Management and cutting budget problems in the Himalayan conifer forestry
An investigation was carried out in the area of Beas River in India in the conifer forests of the region to study the possible supply of raw material for forest industries. The investigation based on an agreement between the Government of Finland and the Government of India about techcnical assistance to India.
The results of the survey suggest that though the Himalayan conifer forests are scattered and they lie on high altitude and in difficult terrain, their potential value is very important to the Indian national economy. Their extraction is feasible in much larger scale than now. The present yield coming to the markets is 30-10%, or even less, of the obtainable yield under intensive management and integrated utilization of wood. The obtainable yield could support comparatively large saw milling as well as pulp and paper industries.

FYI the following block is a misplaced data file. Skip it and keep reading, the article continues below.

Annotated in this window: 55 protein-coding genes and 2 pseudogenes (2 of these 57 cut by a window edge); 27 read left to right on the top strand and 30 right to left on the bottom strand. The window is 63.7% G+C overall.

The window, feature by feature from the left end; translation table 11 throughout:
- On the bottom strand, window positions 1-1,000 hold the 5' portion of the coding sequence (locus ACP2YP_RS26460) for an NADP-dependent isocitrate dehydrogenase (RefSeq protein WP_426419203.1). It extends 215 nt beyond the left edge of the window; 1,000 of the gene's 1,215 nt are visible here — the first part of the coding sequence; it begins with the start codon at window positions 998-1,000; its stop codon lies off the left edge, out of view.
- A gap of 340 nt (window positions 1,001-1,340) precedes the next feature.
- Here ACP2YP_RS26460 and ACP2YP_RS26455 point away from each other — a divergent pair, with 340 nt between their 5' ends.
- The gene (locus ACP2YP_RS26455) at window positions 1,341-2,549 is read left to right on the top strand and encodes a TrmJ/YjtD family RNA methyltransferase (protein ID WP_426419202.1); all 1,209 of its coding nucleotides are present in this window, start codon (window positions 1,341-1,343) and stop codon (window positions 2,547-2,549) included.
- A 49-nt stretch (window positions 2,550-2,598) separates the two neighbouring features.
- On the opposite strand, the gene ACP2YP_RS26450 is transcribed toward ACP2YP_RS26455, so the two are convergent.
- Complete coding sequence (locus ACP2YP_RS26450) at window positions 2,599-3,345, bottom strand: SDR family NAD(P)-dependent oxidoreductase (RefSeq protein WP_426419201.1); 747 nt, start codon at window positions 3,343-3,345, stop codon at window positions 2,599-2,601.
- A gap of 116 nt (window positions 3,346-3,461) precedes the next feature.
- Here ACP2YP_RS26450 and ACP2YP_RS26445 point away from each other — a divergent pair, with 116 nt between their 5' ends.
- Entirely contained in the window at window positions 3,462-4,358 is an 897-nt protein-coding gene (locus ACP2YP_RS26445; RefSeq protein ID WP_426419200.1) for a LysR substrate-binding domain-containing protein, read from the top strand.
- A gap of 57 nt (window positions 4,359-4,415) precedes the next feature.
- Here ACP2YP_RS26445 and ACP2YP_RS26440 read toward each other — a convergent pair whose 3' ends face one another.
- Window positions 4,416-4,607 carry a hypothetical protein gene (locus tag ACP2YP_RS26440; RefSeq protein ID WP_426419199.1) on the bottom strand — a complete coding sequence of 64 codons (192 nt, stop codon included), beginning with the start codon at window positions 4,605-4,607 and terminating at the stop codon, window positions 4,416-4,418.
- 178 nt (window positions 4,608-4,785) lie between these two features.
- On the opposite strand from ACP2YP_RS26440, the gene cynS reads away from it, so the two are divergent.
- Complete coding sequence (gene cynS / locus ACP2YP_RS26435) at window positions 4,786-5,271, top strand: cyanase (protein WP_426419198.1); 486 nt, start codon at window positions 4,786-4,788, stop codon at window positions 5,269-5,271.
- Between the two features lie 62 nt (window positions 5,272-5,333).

The problems in developing the Himalayan conifer forestry cover the field of forest management, silviculture, re-forestation, logging, relations between forestry and the local population, forest administration, sales policy and industrial planning. Estimating the actual possibilities requires reliable resource inventories. Cultivation of trees for primitive sleeper production should be abandoned, management systems modified in accordance with the principle of progressive yield. The future management should be based on the exploitation of the existing over-mature stock and on the growth of the new stands.
The PDF includes a summary in Finnish.
Published in 1959